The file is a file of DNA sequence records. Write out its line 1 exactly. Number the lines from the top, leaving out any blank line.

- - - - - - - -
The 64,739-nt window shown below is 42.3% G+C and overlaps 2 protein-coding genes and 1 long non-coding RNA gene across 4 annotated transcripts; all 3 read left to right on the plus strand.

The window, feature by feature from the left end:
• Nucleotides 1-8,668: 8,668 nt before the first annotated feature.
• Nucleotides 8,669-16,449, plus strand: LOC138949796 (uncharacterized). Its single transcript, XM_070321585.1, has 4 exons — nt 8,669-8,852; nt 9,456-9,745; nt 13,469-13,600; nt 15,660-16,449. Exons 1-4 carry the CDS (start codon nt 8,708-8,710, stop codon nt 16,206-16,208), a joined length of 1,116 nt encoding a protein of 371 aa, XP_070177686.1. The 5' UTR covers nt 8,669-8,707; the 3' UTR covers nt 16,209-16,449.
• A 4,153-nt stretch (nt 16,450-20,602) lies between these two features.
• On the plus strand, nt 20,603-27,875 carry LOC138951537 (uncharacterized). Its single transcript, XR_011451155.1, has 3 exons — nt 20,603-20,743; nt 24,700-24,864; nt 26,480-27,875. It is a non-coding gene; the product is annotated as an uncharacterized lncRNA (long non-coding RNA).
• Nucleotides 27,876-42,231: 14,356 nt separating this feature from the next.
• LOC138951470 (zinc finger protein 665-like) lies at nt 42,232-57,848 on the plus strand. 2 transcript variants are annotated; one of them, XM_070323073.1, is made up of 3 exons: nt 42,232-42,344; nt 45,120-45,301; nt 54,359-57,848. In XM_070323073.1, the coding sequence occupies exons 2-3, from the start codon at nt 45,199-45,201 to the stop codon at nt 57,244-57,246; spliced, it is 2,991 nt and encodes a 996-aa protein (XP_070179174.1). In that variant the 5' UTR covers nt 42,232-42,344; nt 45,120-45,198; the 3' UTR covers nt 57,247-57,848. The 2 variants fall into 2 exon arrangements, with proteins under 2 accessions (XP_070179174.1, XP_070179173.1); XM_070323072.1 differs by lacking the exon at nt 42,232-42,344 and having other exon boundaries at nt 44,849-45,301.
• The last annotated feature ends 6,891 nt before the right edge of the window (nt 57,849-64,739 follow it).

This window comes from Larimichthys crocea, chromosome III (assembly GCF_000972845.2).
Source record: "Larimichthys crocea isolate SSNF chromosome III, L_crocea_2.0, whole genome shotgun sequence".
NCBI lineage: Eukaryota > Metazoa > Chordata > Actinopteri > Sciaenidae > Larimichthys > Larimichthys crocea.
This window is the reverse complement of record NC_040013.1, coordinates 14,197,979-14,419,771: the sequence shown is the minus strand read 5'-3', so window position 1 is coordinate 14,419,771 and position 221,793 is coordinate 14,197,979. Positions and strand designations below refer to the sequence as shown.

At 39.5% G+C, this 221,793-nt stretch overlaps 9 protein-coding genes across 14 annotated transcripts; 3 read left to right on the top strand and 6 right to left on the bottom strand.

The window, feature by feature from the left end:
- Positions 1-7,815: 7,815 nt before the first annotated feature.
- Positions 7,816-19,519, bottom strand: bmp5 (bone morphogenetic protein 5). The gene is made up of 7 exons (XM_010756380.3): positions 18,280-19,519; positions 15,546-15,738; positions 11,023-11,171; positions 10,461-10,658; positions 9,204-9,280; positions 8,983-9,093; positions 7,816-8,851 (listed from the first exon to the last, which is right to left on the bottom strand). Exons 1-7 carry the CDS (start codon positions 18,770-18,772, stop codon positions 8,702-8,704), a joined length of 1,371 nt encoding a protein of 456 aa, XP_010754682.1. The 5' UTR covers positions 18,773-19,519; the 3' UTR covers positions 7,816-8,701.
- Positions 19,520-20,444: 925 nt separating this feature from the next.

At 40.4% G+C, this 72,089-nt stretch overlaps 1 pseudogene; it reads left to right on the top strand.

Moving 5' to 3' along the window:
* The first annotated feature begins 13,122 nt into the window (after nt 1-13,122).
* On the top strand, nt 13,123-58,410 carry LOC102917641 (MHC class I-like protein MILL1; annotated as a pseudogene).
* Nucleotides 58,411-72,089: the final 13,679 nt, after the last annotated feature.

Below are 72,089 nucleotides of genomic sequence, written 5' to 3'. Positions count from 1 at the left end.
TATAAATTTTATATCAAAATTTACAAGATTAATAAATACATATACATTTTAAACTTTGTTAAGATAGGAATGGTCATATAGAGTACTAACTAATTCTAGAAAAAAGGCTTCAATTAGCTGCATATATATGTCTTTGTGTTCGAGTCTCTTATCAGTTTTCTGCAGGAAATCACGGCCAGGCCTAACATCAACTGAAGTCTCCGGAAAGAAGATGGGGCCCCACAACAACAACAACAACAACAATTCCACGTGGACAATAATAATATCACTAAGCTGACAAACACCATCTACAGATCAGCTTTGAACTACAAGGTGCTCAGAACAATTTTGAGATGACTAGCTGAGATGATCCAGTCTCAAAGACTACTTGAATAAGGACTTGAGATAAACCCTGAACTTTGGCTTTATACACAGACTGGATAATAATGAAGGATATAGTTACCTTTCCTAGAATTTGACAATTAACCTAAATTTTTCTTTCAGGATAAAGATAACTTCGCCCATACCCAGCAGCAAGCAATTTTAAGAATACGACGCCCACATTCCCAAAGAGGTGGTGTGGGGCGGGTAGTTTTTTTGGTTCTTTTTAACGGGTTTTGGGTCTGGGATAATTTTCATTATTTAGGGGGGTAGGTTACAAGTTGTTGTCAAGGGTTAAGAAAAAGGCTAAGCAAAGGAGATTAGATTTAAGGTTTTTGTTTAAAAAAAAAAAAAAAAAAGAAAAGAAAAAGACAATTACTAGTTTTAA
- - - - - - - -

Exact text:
The 64,739-nt window shown below is 42.3% G+C and overlaps 2 protein-coding genes and 1 long non-coding RNA gene across 4 annotated transcripts; all 3 read left to right on the plus strand.